Radarma
by "OneDar" on Apr. 23, 2013 at 10:50 PM

 A better question would be why is this seemingly only manifesting in males? Don't young women also have attachment issues?

Good post and FWIW, I don't see this as "justification" or "excusing" at all...I am always pleased to consider the WHY part.

 

LAHnTAH0812
by Bronze Member on Apr. 23, 2013 at 11:15 PM
Anyone who can be influenced to kill should be locked up. Permanently. End of story.
amsp259
by on Apr. 23, 2013 at 11:18 PM
Evil is. & knows no age or nationality
gdiamante
by Silver Member on Apr. 24, 2013 at 12:18 AM

Rather than consdiering it justification (because there is none), perhaps it should be taken as a cautionary tale and something to look at to try to prevent future incidents? 

Learning from history in order to avoid repeating it, you know? 

Quoting tooptimistic:

More than a little sick of trying to find a justification for the actions of a terrorist.

I think he knew what he was doing when he placed a bomb in a backpack next to an eight year old.  Dzhokhar did that, not anyone else.  He decided to that.

He wasn't mentally ill.  He went to a party after the attack.  There is NO JUSTIFICATION.


gdiamante
by Silver Member on Apr. 24, 2013 at 12:20 AM


Quoting lokilover:

I completely agree with her. We already have tons of psychological research on terrorism and a well defined profile of what a terrorist looks like. This is not a new area of study, and there's already been a lot of work done on it. My impression is that the people who say, "We need to examine him and learn why he did this so we can prevent it in the future.", are just not well-read on the subject. I don't think there's anything substantial that we can learn from Dzhokhar.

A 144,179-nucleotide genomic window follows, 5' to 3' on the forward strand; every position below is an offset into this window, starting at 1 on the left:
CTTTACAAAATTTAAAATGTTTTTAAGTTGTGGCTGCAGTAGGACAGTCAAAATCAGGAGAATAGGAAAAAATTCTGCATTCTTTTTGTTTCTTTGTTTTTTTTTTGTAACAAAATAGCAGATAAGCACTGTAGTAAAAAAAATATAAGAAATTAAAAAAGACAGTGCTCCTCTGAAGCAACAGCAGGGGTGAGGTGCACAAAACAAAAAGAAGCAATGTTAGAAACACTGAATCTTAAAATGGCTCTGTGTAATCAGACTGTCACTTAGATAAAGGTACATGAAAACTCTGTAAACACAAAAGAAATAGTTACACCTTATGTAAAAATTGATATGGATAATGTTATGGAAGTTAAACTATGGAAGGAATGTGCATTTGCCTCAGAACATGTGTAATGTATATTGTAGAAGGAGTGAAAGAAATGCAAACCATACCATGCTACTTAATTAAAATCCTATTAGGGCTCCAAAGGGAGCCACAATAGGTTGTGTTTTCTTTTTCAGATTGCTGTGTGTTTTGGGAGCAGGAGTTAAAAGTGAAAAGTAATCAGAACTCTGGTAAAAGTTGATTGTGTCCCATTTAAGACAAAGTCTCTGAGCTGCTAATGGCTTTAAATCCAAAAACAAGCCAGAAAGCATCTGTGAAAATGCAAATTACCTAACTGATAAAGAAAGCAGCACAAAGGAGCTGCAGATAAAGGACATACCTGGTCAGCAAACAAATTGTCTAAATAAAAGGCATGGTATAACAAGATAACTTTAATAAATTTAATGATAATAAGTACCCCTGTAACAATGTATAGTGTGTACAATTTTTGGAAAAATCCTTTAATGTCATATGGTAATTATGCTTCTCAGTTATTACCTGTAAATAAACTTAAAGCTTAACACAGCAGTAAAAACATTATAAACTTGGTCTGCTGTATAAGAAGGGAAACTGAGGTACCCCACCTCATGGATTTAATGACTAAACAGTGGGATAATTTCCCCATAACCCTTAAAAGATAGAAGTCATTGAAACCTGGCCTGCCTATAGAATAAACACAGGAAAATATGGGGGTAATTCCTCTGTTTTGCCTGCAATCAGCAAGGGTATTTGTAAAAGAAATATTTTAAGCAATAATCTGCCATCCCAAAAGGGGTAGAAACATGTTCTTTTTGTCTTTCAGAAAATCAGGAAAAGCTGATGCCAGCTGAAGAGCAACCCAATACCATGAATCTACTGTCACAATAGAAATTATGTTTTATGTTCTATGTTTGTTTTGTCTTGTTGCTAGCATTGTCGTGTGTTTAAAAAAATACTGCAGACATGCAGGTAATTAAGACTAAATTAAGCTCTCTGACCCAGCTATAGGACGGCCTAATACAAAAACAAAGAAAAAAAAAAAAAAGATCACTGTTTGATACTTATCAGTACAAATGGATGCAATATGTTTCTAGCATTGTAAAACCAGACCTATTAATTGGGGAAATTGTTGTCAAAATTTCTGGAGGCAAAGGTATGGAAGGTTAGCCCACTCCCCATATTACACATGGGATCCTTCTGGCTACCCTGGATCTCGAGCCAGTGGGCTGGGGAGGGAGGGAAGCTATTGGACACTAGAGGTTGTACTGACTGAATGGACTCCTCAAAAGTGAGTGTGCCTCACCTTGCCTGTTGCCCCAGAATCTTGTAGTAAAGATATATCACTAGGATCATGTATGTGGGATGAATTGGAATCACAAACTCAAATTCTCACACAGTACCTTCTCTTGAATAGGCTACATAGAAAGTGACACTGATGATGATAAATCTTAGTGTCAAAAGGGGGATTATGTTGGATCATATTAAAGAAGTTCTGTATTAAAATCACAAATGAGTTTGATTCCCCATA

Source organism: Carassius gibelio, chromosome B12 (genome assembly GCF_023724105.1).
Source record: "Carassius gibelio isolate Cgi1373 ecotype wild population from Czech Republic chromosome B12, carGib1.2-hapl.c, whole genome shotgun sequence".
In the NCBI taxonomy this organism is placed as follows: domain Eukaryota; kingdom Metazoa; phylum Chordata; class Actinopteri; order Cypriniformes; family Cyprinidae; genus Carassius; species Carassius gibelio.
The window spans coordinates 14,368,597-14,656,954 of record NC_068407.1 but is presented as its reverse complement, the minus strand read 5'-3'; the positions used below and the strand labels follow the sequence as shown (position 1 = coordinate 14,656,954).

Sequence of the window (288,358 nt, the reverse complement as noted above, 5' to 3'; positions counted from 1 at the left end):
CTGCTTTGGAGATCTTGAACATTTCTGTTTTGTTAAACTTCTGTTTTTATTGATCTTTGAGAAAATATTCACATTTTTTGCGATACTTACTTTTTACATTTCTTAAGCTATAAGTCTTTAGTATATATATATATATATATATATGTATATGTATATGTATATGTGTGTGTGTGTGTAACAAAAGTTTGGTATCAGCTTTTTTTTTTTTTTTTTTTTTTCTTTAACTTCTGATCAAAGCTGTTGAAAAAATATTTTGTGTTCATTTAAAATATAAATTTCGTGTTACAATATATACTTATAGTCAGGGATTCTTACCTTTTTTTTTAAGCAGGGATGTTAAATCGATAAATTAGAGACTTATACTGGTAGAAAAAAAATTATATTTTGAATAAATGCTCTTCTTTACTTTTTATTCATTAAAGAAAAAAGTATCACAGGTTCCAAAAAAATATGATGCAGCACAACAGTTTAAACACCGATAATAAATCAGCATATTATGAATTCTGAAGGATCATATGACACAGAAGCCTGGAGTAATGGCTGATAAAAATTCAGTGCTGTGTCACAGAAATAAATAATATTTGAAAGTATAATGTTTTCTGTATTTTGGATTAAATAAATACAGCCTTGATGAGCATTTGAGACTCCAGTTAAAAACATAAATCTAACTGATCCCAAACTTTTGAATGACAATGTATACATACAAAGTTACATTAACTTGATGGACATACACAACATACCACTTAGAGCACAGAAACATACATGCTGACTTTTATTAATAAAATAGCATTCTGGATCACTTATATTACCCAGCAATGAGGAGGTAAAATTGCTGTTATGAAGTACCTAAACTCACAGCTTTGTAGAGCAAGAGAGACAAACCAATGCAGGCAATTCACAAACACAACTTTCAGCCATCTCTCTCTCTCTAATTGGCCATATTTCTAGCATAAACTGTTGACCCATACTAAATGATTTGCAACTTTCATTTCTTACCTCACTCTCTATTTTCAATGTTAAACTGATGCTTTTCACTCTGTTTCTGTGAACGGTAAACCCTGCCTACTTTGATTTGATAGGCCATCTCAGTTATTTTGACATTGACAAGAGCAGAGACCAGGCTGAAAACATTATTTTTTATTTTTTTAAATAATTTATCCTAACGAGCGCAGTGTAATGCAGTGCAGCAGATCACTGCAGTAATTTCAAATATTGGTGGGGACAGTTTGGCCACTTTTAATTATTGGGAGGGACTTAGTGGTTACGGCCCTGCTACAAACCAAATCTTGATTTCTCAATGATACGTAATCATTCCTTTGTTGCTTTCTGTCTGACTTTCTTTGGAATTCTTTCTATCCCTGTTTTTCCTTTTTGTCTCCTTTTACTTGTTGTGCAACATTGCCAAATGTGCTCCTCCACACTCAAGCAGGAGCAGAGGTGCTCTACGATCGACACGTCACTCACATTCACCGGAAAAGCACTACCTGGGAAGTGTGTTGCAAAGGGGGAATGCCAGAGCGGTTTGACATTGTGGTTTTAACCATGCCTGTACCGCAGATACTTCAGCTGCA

But from the accounts we've been seeing... Dzhokar Tsarnaev initially didn't seem to fit the profile.

gdiamante
by Silver Member on Apr. 24, 2013 at 12:26 AM

Andrea Yates. Susan Smith. And while a jury didn't convict, perhaps Casey Anthony. I think we're seeing a different sort of issue among women where the crimes usually get directed not outward to the world at large (Brenda Spencer of "I Don't Like Mondays" notoriety is an exception), but rather "inwardly" to a part of oneself, specifically a child or children.

Quoting Radarma:

 A better question would be why is this seemingly only manifesting in males? Don't young women also have attachment issues?

Good post and FWIW, I don't see this as "justification" or "excusing" at all...I am always pleased to consider the WHY part.